At first, it reminded me of the dinner party in Beetlejuice, when the food becomes possessed and starts dancing around. That party ended with hands made of shrimp cocktail reaching up and grabbing everyone by the face. At least they had shrimp cocktail.
Then I started to think of it as art. Like a new form of Dadaism, but much less intrusive. I imagined a dinner table with laptops placed at every seat. On the screen of each would be people, but they wouldn’t be attending the dinner party. They would simply be going about their normal lives. They would be lying in bed, or filling out a crossword puzzle. They might be sorting the mail. In a truly meta idea, I imagined they could even be on their laptops, other laptops that is, perhaps even skyping themselves in to another dinner party. There could be layers upon layers.
Then I realized we were the art, not them. They were sitting in bed, and we were a secondary form of entertainment. Have you ever sat watching television with a computer on your lap, barely paying attention to the show on the tube, instead reading the news or playing sudoku? Well these people had everyone beat. They were sitting in bed watching TV, but also attending an election night party.
How often is the distraction truly more interesting than the primary event? I may never go to a party again. I won’t be in New York for the next election, I’ll probably be down in Texas. Instead of hanging with the most liberal set I can imagine, I’ll try to find some gun-toting, evangelical libertarians, just to see how the other half lives. But I’ll also Skype myself into another event. Maybe I’ll send my laptop to a movie theater and have it sit on one of the seats. I could send a laptop to the party, then Skype in and point my laptop at another laptop that is also skyped into the same party. So the party goers would be skyping into their own event. Like I said, layers upon layers.
When Obama finally declared victory, and the major networks all called the election in his favor, and John McCain gave his concession speech, the parents on Skype decided to head downtown to see if they could catch the festivities. They got dressed (not on camera, thankfully), and left the room. But they left Skype on, aimed at their empty bed, with its dented pillows and its wooden headboard.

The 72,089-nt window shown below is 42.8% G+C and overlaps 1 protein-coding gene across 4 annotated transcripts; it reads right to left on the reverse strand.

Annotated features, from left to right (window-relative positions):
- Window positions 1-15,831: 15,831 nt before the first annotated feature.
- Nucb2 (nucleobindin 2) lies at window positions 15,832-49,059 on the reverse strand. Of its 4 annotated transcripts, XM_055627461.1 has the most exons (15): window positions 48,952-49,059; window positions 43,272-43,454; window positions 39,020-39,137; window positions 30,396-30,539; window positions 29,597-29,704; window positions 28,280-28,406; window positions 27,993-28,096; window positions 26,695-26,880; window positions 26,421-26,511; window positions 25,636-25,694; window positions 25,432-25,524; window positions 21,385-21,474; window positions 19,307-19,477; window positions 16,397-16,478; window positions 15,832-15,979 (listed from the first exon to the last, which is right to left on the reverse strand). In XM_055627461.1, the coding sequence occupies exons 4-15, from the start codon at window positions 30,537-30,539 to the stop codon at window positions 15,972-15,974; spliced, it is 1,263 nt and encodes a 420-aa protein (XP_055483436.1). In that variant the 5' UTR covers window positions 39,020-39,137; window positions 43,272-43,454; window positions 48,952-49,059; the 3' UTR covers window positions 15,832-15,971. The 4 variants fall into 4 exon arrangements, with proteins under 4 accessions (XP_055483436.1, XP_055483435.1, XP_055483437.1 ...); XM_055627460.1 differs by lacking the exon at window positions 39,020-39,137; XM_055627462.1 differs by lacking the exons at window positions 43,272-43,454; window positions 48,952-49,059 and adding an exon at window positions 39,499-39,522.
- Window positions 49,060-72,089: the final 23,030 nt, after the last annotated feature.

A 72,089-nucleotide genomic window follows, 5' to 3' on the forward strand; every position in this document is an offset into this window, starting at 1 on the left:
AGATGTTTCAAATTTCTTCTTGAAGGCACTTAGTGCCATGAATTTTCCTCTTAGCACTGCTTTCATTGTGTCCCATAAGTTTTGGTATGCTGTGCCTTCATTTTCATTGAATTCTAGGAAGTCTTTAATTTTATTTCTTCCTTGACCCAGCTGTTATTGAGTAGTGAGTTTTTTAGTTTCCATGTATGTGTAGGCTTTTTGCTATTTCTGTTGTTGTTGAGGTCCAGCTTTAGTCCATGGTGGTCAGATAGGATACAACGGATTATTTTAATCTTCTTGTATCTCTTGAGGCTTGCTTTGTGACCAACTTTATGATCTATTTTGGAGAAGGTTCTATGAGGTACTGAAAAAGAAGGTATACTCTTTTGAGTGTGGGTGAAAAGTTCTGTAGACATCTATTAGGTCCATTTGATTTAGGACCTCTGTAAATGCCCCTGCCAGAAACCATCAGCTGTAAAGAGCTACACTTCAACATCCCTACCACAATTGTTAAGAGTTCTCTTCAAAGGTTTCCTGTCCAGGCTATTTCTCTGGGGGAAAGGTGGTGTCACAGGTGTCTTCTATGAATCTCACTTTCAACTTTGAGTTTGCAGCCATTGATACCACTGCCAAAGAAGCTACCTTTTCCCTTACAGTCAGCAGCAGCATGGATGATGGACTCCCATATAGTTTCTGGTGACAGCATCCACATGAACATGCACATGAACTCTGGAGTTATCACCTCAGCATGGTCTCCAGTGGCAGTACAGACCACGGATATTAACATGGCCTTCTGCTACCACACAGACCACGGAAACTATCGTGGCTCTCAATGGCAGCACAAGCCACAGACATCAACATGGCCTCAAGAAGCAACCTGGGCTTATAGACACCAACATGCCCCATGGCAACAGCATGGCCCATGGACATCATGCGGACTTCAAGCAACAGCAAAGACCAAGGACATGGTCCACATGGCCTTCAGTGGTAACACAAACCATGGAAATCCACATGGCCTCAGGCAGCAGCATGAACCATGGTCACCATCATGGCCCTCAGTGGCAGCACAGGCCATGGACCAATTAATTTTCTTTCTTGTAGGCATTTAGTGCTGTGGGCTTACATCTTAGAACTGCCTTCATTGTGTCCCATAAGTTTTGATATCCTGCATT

Now I was at a party, watching an empty space where there had been two people watching the party. And those two people were now on their way to the party that we were watching on television.
This is why I never got my PhD. There are too many abstractions in Cultural Theory. You can make a big deal out of anything, but nothing actually happens. Maybe there were no layers. Maybe I was just at an overcrowded party that longed for a passed appetizer of rare filet on toast with a horseradish cream sauce. Maybe the Skype call seemed like a good idea at the start, but then it became boring, and it was too awkward to cut off those nice people, who seemed to be enjoying themselves in a subdued way, and really they weren’t bothering anyone except the people scooping hummus.
Maybe this is why video chat hasn’t taken off. Because in the end, we don’t really want to see our parents lying around in their pajamas while we’re trying to celebrate a historic event. Because it creates whole new levels of presence, and new levels of awkwardness.
But seriously, this is New York City. No lamb sliders? Not even a duck meatball? I will definitely spend the next election night at a party down here in Texas.
By day, Philip Berne works for a major mobile technology manufacturer. At night, he dons his Batman cape and cowl, pours himself a dram, and sits in a dark room contemplating the intersection of culture and technology. His opinions were originally his own, but have since been digitally enhanced by George Lucas.
The opinions expressed are those of the author and do not necessarily represent those of SlashGear